After 24 years, the traveling festival extravaganza known as Vans Warped Tour will put on its final full-fledged run in 2018.
Tour founder and producer Kevin Lyman posted a lengthy statement on VansWarpedTour.com about Warped’s last big hurrah, noting that he had “many mixed feelings” about the news.
Chad Sengstock – Kevin Lyman
By referring to the 2018 outing as the “final, full cross-country run of the Vans Warped Tour,” the statement seemed to leave the door open for smaller excursions. At the least, fans can count on something happening in 2019 to mark the tour’s 25th anniversary.
“It will be bittersweet each morning when I see the sun rise and then watch it set knowing that this will be the last time I get to witness it from that exact spot,” Lyman said about the 2018 tour.
“Though the tour and the world have changed since ’95, the same feeling of having the ‘best summer ever’ will live on through the bands, the production teams, and the fans that come through at every stop.
“The enduring spirit of the Vans Warped Tour remains as bright as ever, continuing to inspire creativity and ambition in new and exciting ways as we prepare for a 25th anniversary celebration in 2019.”
Pollstar spoke to Lyman last week for a separate story and although he didn’t mention that Warped Tour was coming to an end, he did bring up that the festival wasn’t seeing as many young fans attending the shows.
“That super young side of our demo just seemed to want to stay inside and watch Netflix. Our age group actually went up last year on Warped tour. It went from like 16 to almost 19. Almost 3 years older last year,” Lyman said.
He added that this is a worrisome trend for the industry in general.
“I think the whole industry needs to worry about it. There’s a lot of reports that came out this summer. I thought it was Warped Tour but [now] I think it’s societal probably. They say 14- to 17-year-olds are a lost generation to their smartphones. They’re just staying in their rooms and looking at Netflix or Snapchat, social media.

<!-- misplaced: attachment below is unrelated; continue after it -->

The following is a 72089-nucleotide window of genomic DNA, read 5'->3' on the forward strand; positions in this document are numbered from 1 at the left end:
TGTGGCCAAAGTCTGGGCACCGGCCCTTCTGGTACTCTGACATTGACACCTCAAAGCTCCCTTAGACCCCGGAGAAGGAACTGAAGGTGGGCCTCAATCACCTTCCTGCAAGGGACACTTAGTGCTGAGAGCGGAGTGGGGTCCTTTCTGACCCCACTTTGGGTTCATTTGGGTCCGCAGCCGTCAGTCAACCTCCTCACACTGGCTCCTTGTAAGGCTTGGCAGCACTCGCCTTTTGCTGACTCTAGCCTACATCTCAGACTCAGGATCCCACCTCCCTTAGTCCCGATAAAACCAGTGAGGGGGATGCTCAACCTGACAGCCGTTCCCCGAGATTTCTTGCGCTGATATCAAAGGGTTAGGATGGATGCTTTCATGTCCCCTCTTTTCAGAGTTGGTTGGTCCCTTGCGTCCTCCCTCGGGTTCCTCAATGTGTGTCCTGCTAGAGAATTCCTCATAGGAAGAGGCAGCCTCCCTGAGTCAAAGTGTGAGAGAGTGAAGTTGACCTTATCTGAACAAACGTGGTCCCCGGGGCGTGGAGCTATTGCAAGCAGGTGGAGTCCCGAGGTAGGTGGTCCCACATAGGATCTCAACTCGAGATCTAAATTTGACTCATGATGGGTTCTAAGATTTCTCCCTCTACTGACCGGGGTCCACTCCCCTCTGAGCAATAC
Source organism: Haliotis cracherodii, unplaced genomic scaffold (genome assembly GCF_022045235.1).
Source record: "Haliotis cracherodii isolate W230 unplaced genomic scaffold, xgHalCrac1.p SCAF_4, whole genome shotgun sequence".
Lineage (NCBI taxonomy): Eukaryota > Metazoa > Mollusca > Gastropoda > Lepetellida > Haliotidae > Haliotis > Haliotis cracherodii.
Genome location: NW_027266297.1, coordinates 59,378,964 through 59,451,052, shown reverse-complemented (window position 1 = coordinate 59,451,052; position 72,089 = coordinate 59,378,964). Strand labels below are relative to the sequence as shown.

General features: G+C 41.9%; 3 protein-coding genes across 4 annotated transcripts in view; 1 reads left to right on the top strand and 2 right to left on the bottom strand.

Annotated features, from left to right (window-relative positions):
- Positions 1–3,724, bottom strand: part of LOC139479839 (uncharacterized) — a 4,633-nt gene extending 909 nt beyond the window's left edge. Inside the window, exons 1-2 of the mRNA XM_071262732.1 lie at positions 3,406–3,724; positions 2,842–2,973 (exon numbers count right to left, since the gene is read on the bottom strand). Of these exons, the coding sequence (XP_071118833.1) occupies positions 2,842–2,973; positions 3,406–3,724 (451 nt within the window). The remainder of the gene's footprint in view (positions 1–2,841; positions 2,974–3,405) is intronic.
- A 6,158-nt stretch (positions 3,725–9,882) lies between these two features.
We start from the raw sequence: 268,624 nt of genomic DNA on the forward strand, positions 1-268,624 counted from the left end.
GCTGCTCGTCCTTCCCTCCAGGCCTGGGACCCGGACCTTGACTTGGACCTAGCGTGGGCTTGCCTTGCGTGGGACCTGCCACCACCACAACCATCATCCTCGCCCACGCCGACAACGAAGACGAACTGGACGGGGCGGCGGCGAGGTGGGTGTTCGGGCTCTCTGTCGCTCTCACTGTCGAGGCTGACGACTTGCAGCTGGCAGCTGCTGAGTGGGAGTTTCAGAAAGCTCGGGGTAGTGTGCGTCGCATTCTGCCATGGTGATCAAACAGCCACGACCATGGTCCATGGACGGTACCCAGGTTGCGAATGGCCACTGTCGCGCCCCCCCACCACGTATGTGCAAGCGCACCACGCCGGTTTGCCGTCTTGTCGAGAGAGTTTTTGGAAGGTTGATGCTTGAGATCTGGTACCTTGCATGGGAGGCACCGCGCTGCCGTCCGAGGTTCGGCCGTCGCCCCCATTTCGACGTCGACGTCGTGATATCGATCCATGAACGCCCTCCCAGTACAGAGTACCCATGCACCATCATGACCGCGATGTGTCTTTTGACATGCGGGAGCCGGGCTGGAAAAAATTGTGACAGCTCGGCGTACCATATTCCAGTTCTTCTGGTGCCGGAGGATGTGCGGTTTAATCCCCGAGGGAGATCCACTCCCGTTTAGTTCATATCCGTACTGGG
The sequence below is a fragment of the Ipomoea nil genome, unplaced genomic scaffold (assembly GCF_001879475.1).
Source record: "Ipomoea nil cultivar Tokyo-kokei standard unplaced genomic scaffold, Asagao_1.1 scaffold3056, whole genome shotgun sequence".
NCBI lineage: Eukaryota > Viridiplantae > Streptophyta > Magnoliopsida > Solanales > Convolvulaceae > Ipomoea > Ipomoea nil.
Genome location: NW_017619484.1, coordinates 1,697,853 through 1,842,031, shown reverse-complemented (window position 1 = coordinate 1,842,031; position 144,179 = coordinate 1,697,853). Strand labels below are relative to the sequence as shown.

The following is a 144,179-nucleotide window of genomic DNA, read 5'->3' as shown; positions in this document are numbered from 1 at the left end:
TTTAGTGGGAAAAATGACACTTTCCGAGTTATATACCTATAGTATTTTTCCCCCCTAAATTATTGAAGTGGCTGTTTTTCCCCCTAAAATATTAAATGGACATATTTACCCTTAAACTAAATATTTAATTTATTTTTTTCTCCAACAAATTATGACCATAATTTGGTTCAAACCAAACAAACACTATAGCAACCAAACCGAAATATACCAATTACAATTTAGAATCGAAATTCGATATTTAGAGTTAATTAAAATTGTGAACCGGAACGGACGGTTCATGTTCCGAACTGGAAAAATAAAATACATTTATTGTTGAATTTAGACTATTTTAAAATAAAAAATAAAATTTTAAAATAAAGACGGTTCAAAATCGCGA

“They’ve disappeared from Warped tour this year. I’ve been telling people, ‘Look, if those 14- to 17-year-olds don’t turn into 18- to 21-year-olds that start going to concerts you lose them because concerts get imprinted in your DNA by the time you are 21. If you’re not going to shows by the time you’re 21, chances are they’re not gonna be that important to you.’”
Pollstar also talked to Lyman in late June about Warped Tour’s debut cruise, Warped Rewind At Sea. During that interview, which took place a few weeks after the 2017 tour had kicked off, Lyman also mentioned the younger demographic not being represented in the audience at the initial 2017 gigs and suggested that it might have something to do with a feeling of fear that has permeated a large portion of the U.S.
“You know when you read in the country that 38 percent of people are scared to go into crowded places … My younger demographic, the 13- to 16-year-olds, I know it has something to do with the lineup but that kid has somewhat vanished right now. I’m kind of thinking and the more I’m reading about the general mood of the country and now that we’re [touring] these places … I don’t know where the younger kids are and I think it might be … those kids whose parents are like, “You know what? [Rather than going out] you’re going to watch Netflix all summer.”